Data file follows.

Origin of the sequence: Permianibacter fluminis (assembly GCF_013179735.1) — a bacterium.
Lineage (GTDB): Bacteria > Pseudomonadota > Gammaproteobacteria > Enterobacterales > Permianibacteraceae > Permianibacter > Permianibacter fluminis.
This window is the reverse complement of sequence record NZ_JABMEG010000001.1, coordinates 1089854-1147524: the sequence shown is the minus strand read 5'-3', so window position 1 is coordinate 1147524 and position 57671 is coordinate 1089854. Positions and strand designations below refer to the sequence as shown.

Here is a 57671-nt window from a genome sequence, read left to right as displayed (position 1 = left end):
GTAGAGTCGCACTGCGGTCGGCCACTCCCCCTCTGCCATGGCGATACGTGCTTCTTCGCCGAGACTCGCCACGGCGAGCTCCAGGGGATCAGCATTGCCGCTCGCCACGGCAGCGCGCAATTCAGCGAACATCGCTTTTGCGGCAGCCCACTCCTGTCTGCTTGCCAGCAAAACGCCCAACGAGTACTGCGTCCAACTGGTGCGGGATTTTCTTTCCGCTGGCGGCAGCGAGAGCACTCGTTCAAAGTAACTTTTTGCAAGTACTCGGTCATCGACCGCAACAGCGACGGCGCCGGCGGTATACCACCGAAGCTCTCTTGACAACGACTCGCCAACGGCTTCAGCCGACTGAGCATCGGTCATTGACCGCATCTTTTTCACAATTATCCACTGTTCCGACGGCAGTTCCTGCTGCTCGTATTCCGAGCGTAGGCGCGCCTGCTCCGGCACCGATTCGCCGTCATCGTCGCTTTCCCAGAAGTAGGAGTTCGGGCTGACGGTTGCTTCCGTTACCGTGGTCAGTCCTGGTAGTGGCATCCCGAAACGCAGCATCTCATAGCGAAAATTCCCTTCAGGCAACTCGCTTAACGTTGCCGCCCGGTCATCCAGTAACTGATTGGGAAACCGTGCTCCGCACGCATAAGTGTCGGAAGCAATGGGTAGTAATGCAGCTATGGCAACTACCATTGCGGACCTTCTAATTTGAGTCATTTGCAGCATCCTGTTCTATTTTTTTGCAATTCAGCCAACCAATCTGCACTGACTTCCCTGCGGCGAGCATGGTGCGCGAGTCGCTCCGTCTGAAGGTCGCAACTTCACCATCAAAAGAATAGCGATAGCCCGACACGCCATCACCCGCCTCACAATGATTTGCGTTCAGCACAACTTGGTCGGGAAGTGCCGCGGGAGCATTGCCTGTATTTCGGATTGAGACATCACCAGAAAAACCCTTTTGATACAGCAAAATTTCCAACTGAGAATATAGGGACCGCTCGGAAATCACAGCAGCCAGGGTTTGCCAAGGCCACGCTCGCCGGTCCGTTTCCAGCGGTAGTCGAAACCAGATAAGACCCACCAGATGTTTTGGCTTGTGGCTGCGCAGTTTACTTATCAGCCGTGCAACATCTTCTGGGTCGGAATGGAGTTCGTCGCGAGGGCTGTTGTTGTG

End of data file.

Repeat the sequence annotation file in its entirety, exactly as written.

Origin of the sequence: Permianibacter fluminis (assembly GCF_013179735.1) — a bacterium.
Lineage (GTDB): Bacteria > Pseudomonadota > Gammaproteobacteria > Enterobacterales > Permianibacteraceae > Permianibacter > Permianibacter fluminis.
This window is the reverse complement of sequence record NZ_JABMEG010000001.1, coordinates 1089854-1147524: the sequence shown is the minus strand read 5'-3', so window position 1 is coordinate 1147524 and position 57671 is coordinate 1089854. Positions and strand designations below refer to the sequence as shown.

Here is a 57671-nt window from a genome sequence, read left to right as displayed (position 1 = left end):
GTAGAGTCGCACTGCGGTCGGCCACTCCCCCTCTGCCATGGCGATACGTGCTTCTTCGCCGAGACTCGCCACGGCGAGCTCCAGGGGATCAGCATTGCCGCTCGCCACGGCAGCGCGCAATTCAGCGAACATCGCTTTTGCGGCAGCCCACTCCTGTCTGCTTGCCAGCAAAACGCCCAACGAGTACTGCGTCCAACTGGTGCGGGATTTTCTTTCCGCTGGCGGCAGCGAGAGCACTCGTTCAAAGTAACTTTTTGCAAGTACTCGGTCATCGACCGCAACAGCGACGGCGCCGGCGGTATACCACCGAAGCTCTCTTGACAACGACTCGCCAACGGCTTCAGCCGACTGAGCATCGGTCATTGACCGCATCTTTTTCACAATTATCCACTGTTCCGACGGCAGTTCCTGCTGCTCGTATTCCGAGCGTAGGCGCGCCTGCTCCGGCACCGATTCGCCGTCATCGTCGCTTTCCCAGAAGTAGGAGTTCGGGCTGACGGTTGCTTCCGTTACCGTGGTCAGTCCTGGTAGTGGCATCCCGAAACGCAGCATCTCATAGCGAAAATTCCCTTCAGGCAACTCGCTTAACGTTGCCGCCCGGTCATCCAGTAACTGATTGGGAAACCGTGCTCCGCACGCATAAGTGTCGGAAGCAATGGGTAGTAATGCAGCTATGGCAACTACCATTGCGGACCTTCTAATTTGAGTCATTTGCAGCATCCTGTTCTATTTTTTTGCAATTCAGCCAACCAATCTGCACTGACTTCCCTGCGGCGAGCATGGTGCGCGAGTCGCTCCGTCTGAAGGTCGCAACTTCACCATCAAAAGAATAGCGATAGCCCGACACGCCATCACCCGCCTCACAATGATTTGCGTTCAGCACAACTTGGTCGGGAAGTGCCGCGGGAGCATTGCCTGTATTTCGGATTGAGACATCACCAGAAAAACCCTTTTGATACAGCAAAATTTCCAACTGAGAATATAGGGACCGCTCGGAAATCACAGCAGCCAGGGTTTGCCAAGGCCACGCTCGCCGGTCCGTTTCCAGCGGTAGTCGAAACCAGATAAGACCCACCAGATGTTTTGGCTTGTGGCTGCGCAGTTTACTTATCAGCCGTGCAACATCTTCTGGGTCGGAATGGAGTTCGTCGCGAGGGCTGTTGTTGTG